Phillies history: Franchise’s top five rotations since the 1970s

Roy Halladay #34 of the Philadelphia Phillies (Photo by Ronald C. Modra/Sports Imagery/Getty Images)
Roy Halladay #34 of the Philadelphia Phillies (Photo by Ronald C. Modra/Sports Imagery/Getty Images) /
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PHILADELPHIA, PA – OCTOBER 8: Von Hayes #9, Pete Rose #14, Marty Bystrom #50 and Mike Schmidt #20 of the Philadelphia Phillies celebrate in the locker room after defeating the Los Angeles Dodgers 3 games to 1 in Game 4 of the National League Championship Series on October 8, 1983 at Veterans Stadium in Philadelphia, Pennsylvania. (Photo by B Bennett/Bruce Bennett Studios via Getty Images Studios/Getty Images) /

No. 3: 1983 (Steve Carlton, John Denny, Charles Hudson, Marty Bystrom, Kevin Gross, Larry Christenson)

Three seasons after the first World Series title in franchise history, the “Wheeze Kids,” made up of veterans near the end of their careers made an incredible run to win the NL Championship. While Pete Rose, Joe Morgan, Mike Schmidt, Gary Matthews, Garry Maddox, Tony Perez, Ron Reed, and other wily vets lead the team on the field, the pitching staff more than held its own. A Cy Young Award came from the starting rotation, and it wasn’t from a man named Carlton.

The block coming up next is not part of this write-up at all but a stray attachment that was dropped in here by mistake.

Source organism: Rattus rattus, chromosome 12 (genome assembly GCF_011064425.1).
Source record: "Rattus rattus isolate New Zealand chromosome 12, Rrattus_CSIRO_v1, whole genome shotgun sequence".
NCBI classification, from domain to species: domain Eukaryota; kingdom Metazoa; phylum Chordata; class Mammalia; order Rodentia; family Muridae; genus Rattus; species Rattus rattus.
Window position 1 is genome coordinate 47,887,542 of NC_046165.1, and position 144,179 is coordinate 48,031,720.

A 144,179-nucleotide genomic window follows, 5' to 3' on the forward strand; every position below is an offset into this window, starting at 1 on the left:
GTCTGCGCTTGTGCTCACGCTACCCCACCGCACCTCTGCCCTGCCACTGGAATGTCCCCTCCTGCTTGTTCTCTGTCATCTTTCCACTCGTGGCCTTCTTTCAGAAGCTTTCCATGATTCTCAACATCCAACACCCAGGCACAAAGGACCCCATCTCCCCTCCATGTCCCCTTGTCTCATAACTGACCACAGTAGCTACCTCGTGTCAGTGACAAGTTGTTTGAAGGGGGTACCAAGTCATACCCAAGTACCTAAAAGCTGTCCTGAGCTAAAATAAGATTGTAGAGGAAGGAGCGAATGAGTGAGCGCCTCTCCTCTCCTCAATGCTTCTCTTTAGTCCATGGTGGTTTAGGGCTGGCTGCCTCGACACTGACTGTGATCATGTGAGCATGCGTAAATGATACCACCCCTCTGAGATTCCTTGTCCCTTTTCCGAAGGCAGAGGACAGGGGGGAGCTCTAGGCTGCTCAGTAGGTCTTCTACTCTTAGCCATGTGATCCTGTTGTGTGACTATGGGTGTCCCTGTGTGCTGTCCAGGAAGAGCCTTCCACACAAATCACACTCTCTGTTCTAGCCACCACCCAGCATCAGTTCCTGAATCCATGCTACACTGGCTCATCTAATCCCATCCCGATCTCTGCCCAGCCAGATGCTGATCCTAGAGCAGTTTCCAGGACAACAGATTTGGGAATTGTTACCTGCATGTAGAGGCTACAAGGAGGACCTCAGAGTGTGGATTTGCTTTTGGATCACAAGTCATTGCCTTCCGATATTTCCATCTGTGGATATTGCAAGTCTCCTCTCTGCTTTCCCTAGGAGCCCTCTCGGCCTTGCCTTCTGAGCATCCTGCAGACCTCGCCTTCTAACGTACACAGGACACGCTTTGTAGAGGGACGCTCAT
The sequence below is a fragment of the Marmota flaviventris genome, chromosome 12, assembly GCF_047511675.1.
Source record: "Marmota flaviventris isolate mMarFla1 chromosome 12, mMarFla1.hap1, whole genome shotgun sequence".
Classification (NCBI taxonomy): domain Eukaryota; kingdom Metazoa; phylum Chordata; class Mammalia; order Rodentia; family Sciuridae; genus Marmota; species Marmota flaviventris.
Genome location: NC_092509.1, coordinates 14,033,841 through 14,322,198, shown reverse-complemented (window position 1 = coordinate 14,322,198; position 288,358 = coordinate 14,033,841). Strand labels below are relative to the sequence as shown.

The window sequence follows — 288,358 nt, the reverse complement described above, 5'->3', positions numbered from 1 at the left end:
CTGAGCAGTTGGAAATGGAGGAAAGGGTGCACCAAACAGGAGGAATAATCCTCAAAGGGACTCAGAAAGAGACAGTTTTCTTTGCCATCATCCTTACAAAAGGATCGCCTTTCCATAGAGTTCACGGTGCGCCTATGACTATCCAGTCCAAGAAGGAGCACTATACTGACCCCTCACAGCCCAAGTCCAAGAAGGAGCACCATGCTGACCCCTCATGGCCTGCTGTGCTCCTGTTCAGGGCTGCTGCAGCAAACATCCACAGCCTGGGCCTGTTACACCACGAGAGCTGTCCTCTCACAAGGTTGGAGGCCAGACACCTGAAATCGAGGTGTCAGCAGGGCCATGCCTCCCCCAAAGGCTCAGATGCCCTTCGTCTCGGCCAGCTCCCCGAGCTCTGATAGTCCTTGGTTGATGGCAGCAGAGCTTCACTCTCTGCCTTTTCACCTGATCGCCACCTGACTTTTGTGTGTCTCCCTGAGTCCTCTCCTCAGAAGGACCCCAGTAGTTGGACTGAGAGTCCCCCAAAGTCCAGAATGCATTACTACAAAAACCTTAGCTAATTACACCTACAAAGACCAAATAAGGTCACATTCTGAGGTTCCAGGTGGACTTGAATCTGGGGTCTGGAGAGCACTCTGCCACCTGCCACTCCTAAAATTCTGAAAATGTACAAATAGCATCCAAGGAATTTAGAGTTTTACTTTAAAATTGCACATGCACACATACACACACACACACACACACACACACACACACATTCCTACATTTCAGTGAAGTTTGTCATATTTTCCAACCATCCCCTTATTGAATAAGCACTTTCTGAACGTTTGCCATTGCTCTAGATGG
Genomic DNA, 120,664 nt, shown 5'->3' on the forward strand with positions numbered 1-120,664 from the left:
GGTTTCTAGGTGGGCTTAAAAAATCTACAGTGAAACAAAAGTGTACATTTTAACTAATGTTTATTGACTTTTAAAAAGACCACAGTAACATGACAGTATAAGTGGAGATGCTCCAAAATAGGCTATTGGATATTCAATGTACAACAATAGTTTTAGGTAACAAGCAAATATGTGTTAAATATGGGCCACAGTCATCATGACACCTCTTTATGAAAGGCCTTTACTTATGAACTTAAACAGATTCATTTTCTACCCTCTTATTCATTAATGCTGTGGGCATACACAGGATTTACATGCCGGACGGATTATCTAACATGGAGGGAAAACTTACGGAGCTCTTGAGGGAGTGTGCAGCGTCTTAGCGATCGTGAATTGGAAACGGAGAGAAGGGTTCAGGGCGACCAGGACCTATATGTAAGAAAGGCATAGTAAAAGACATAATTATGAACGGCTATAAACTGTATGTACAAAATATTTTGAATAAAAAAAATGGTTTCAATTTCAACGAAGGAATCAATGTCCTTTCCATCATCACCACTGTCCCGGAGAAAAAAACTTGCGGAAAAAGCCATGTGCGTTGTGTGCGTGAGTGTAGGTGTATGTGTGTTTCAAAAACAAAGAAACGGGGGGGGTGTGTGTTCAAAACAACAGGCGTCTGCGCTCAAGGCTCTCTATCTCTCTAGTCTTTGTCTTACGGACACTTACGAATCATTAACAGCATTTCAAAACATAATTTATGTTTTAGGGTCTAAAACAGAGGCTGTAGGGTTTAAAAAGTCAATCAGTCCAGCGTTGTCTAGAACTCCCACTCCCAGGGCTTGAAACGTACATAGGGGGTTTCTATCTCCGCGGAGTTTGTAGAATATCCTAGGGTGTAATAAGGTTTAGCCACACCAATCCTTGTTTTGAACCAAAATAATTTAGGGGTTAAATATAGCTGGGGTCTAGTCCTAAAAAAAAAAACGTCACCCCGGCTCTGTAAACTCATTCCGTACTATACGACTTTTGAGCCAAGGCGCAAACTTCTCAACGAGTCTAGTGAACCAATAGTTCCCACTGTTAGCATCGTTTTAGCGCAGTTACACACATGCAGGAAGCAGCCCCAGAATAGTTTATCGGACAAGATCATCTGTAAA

John Denny, in his second season with the Phillies, lead the league in wins with 19, posted a 2.37 ERA and had a career-high 242 2/3 innings pitched. His previous high in wins was 14 with the St. Louis Cardinals in 1978.  Denny was a very unlikely, but well-deserving Cy Young Award winner, earning 20 of 24 first-place votes.

Steve Carlton, coming off a Cy Young Award season in 1982,  won 15 games, completed eight, had three shutouts, led the league in innings pitched with 283 2/3 and strikeouts with 275. Carlton’s strikeout total nearly doubled that of Denny, ranked second on the team.

Charles Hudson posted an 8-8 mark with a 3.35 ERA and 101 strikeouts in 169 1/3 innings. Marty Bystrom and 22-year old Kevin Gross combined to win 10 in 40 starts with an ERA near four.  Injury-prone Larry Christenson struck out 42 in 44 1/3 innings with a 3.91 ERA in his final Major League season at the age of 29.

As a staff, the 1983 Phillies led the NL in strikeouts and second in ERA, while ranking fifth in fewest home runs allowed.